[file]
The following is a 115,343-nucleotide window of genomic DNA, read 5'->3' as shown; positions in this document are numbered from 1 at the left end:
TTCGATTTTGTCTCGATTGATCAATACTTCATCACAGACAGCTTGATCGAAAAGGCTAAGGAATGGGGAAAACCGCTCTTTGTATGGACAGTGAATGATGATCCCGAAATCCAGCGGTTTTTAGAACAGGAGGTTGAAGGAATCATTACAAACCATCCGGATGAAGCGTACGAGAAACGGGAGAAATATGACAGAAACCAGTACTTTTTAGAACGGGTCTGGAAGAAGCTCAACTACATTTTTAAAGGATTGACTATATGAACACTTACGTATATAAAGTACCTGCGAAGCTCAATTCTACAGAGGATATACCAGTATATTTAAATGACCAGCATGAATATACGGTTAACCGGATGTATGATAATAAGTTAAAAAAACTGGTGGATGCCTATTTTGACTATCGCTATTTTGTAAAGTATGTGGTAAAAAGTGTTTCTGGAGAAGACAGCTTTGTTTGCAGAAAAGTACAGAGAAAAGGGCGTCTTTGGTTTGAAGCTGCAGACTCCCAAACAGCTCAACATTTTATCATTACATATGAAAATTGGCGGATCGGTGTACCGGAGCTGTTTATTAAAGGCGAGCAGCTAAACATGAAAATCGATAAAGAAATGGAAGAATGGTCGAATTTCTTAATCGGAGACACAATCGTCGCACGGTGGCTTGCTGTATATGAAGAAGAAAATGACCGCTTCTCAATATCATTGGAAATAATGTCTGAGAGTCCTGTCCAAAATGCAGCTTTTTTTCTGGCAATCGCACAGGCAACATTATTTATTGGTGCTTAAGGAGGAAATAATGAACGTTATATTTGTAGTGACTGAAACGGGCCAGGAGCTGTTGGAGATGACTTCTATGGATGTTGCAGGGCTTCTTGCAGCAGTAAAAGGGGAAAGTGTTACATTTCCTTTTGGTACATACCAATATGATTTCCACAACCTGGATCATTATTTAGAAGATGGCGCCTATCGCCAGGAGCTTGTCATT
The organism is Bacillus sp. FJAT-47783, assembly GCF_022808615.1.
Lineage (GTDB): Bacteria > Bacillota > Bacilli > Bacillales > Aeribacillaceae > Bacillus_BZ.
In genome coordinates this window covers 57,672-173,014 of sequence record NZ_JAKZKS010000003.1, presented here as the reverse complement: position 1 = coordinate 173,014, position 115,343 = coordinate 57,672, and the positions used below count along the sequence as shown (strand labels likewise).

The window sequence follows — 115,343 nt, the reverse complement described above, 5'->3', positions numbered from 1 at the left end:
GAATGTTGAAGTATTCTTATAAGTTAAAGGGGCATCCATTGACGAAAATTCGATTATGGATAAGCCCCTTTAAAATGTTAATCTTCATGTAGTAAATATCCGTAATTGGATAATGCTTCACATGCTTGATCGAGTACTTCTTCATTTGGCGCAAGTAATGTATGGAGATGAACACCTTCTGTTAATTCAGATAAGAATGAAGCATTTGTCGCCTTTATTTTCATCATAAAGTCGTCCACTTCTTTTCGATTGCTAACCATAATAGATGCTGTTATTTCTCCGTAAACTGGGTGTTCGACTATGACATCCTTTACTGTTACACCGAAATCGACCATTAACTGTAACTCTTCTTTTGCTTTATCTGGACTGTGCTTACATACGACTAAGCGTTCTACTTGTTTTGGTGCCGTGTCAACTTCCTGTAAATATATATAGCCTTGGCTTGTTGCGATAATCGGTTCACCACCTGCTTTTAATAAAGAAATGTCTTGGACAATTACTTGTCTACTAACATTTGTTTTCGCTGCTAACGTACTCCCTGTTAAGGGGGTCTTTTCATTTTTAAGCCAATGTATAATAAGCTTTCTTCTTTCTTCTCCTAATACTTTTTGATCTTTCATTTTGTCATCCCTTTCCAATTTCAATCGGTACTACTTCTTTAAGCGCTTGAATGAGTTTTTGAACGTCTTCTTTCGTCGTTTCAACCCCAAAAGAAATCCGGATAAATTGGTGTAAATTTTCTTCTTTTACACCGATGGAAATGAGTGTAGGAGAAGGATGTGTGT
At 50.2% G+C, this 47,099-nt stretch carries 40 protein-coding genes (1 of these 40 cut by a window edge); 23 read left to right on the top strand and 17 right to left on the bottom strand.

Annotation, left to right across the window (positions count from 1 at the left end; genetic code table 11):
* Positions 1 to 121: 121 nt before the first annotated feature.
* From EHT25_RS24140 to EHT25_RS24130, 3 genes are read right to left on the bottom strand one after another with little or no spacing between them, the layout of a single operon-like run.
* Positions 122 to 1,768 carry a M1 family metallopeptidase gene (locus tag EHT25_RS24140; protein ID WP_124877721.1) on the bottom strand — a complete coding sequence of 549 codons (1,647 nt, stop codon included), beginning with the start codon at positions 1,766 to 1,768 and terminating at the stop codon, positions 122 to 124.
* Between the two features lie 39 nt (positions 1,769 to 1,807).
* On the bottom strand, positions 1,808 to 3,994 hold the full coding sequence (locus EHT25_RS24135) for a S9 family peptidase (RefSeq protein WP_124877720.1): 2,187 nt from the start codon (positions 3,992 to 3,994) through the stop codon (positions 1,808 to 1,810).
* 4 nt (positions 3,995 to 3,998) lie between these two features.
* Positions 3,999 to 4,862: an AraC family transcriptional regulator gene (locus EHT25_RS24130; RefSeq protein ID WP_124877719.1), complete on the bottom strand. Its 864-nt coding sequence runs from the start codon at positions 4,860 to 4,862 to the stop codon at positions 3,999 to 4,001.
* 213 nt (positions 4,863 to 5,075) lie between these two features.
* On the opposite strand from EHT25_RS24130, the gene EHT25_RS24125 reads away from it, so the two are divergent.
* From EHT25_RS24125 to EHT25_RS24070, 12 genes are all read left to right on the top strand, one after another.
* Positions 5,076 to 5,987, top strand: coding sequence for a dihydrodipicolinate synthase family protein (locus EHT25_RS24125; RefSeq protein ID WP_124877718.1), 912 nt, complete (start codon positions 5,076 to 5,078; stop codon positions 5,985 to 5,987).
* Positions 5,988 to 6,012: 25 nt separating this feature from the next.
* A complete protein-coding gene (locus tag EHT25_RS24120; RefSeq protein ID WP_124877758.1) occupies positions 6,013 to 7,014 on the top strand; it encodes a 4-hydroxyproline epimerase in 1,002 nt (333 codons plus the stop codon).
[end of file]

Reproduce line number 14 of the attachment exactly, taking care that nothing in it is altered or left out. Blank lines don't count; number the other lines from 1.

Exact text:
* On the bottom strand, positions 1,808 to 3,994 hold the full coding sequence (locus EHT25_RS24135) for a S9 family peptidase (RefSeq protein WP_124877720.1): 2,187 nt from the start codon (positions 3,992 to 3,994) through the stop codon (positions 1,808 to 1,810).